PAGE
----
Each woman’s route through breast cancer is a little different, but the goal for these women is the same: the celebration and satisfaction that comes with conquering a mountain, both literal and metaphorical.
Kari Darnell’s path through cancer began in November of 2012 when a tiny bit of nipple discharge quickly led to her first mammogram, followed by her first biopsy, followed by her first surgery: a mastectomy. While she was able to dodge the treatment bullet, she still feels the isolation a cancer diagnosis can bring. Girlfriends may empathize – and Darnell is quick to acknowledge her friends’ unequivocal support – but they don’t have the same concerns: fears of recurrence, worries about fertility, not to mention trying to figure out how to return to the carefree dating scene after dealing with cancer, mastectomy and reconstruction.
An outside sales rep for a fitness equipment company, Darnell, 39, has always been somewhat athletic, hiking, biking and running in races, including a half marathon. But the Colorado native had never climbed a mountain, something that appealed to her post-diagnosis.
“I wanted to know what it would be like to be on top of a mountain,” she said shortly before traveling to Oregon for the Survivor Summit of Mount Hood on June 15. “I look at it as a celebration, an outward sign of inner victory.”
After a Christmas party conversation with two past Climb participants, Darnell and two friends decided to form Team GEM14 (named after their bimonthly “girl empowerment meetings”), setting up a rigorous spring training schedule. During the week, the trio would jog up and down “huge flights of stairs on Capitol Hill” with progressively heavier backpacks; weekends were spent hiking to the top of Poo Poo Point, Mt. Si and other local peaks.
And while she did experience that brief moment of panic out on the ice, Darnell said the weeks of training and mental preparation definitely paid off. Her team traveled to the mountain on a warm Friday night in mid-June, spent Saturday training on the snow, then after a few hours of sleep, got up at midnight and made the grueling, five-hour hike to the top.
“It was a really, really incredible experience – on so many levels,” Darnell said in an interview a few days after her climb. “We definitely had some tears when we hit the summit. It was extremely challenging and extremely rewarding.”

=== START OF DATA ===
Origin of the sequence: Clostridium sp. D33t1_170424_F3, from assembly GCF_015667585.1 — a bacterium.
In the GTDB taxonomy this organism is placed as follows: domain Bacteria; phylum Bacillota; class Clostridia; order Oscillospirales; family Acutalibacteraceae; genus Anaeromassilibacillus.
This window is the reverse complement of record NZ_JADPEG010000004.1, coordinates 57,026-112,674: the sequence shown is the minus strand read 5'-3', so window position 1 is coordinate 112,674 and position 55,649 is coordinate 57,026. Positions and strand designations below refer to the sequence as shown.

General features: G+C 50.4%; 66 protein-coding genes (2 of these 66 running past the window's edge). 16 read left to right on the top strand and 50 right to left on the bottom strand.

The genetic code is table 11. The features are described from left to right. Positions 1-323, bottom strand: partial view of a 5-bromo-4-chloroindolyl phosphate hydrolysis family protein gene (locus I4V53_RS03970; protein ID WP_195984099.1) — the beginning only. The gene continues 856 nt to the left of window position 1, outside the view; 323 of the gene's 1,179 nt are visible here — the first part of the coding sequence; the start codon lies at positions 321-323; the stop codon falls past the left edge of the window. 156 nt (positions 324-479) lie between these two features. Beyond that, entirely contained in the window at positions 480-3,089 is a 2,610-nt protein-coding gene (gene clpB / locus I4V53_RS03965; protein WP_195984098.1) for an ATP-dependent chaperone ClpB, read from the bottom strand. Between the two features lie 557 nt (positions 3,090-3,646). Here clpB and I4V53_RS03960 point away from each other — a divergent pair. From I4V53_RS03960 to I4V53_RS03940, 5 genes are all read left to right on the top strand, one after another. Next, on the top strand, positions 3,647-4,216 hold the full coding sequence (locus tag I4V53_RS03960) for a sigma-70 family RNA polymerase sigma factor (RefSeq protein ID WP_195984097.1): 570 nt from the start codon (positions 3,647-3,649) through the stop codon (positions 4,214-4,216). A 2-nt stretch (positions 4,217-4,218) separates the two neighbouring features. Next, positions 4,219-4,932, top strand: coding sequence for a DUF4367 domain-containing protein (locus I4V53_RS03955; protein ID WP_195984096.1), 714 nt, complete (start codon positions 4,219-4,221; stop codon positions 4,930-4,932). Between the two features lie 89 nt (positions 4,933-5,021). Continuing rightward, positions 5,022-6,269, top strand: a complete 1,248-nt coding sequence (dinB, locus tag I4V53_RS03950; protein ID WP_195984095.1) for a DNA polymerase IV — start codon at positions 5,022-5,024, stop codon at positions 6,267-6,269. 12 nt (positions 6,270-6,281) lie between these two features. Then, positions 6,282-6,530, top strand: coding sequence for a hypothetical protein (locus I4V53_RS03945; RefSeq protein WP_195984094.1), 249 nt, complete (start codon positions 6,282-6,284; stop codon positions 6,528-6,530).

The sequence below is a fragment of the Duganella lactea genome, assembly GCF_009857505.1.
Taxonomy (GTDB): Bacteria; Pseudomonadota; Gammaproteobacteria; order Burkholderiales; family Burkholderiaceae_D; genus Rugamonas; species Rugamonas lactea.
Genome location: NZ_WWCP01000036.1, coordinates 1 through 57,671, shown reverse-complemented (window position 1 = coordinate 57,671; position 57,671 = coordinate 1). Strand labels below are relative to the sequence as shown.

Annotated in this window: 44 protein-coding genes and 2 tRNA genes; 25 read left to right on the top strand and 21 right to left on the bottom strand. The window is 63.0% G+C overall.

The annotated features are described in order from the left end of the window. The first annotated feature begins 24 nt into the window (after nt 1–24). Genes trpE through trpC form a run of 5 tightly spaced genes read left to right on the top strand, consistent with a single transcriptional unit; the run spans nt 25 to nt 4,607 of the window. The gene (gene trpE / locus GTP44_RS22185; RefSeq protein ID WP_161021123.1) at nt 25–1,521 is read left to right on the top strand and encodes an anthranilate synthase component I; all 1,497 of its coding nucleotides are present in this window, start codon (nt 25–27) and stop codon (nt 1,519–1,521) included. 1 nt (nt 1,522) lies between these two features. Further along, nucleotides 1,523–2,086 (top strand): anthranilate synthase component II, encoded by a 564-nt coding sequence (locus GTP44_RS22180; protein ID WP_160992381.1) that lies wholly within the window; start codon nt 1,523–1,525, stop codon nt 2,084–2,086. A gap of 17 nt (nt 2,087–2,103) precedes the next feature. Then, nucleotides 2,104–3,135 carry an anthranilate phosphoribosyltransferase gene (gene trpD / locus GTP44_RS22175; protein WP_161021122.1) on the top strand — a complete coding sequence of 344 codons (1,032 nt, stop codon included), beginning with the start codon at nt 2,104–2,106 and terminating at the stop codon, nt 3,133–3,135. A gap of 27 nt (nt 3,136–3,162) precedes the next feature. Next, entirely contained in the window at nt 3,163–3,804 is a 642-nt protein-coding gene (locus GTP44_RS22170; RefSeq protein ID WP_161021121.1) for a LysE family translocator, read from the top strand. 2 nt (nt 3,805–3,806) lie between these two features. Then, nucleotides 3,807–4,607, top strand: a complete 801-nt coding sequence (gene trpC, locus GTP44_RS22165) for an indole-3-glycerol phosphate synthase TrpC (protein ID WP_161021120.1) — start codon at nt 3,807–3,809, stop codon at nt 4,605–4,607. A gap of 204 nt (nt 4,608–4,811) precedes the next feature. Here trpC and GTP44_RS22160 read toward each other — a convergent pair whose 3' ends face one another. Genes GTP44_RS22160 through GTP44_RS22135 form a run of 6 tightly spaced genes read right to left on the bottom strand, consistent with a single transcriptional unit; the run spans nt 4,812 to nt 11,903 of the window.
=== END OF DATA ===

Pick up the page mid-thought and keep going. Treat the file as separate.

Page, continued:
Part of that reward was the fact Darnell was finally able to connect with other breast cancer survivors her age. Although their time was fleeting (Climb participants have to follow a strict timetable dictated by safety and weather conditions), Darnell said she appreciated being able to have conversations with women who completely understood the world she’d been living in for the past year.
“Our experiences were different because of the different stages but I was able to ask them questions, like ‘What did your doctor say about this or that?’ or ‘Oh, were you ER positive?’ and they’d totally know what I was talking about,” she said.
But the bonding was bittersweet.
“I had mixed emotions about it,” she said. “It was neat to connect but at the same time, it brought up a lot of questions for me, like why is this happening to so many women?”
A 43-year-old third grade teacher from Auburn, Washington, Alaura Keith started down the cancer path when she discovered a painful lump in one of her breasts at the age of 37. A biopsy and diagnosis of triple negative breast cancer came next, along with a sobering warning from one of the oncologists she consulted: she needed to seek treatment right away — or as she put it “I needed to get started yesterday.” Shortly thereafter, Keith began the first of 13 weekly chemotherapy infusions which shrunk her golf ball-sized tumor down to the size of a marble. A lumpectomy and 17 more weekly rounds of chemo followed. After that, it was time for radiation: 30 daily doses of the stuff.